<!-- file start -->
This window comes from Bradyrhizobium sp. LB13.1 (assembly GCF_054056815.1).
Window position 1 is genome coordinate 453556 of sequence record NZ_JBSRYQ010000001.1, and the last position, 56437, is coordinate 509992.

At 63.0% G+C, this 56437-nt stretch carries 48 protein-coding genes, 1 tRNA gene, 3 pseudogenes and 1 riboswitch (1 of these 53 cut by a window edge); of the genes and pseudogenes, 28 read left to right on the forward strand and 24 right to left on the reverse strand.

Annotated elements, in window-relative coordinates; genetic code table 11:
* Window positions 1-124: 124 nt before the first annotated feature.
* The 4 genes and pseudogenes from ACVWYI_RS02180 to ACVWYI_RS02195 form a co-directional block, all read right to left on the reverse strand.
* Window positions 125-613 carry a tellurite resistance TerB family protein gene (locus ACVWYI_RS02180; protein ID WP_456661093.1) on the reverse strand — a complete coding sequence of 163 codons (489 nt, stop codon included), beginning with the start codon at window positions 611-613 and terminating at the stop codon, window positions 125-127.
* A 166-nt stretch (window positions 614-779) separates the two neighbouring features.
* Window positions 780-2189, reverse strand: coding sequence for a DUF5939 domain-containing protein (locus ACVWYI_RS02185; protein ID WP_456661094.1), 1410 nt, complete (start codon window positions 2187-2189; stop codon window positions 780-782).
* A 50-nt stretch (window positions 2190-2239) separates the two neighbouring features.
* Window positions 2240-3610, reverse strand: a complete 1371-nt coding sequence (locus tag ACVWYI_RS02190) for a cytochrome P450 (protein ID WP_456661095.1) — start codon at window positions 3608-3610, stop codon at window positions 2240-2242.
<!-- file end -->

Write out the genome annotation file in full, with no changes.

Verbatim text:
This window comes from Bradyrhizobium sp. LB13.1 (assembly GCF_054056815.1).
Window position 1 is genome coordinate 453556 of sequence record NZ_JBSRYQ010000001.1, and the last position, 56437, is coordinate 509992.

At 63.0% G+C, this 56437-nt stretch carries 48 protein-coding genes, 1 tRNA gene, 3 pseudogenes and 1 riboswitch (1 of these 53 cut by a window edge); of the genes and pseudogenes, 28 read left to right on the forward strand and 24 right to left on the reverse strand.

Annotated elements, in window-relative coordinates; genetic code table 11:
* Window positions 1-124: 124 nt before the first annotated feature.
* The 4 genes and pseudogenes from ACVWYI_RS02180 to ACVWYI_RS02195 form a co-directional block, all read right to left on the reverse strand.
* Window positions 125-613 carry a tellurite resistance TerB family protein gene (locus ACVWYI_RS02180; protein ID WP_456661093.1) on the reverse strand — a complete coding sequence of 163 codons (489 nt, stop codon included), beginning with the start codon at window positions 611-613 and terminating at the stop codon, window positions 125-127.
* A 166-nt stretch (window positions 614-779) separates the two neighbouring features.
* Window positions 780-2189, reverse strand: coding sequence for a DUF5939 domain-containing protein (locus ACVWYI_RS02185; protein ID WP_456661094.1), 1410 nt, complete (start codon window positions 2187-2189; stop codon window positions 780-782).
* A 50-nt stretch (window positions 2190-2239) separates the two neighbouring features.
* Window positions 2240-3610, reverse strand: a complete 1371-nt coding sequence (locus tag ACVWYI_RS02190) for a cytochrome P450 (protein ID WP_456661095.1) — start codon at window positions 3608-3610, stop codon at window positions 2240-2242.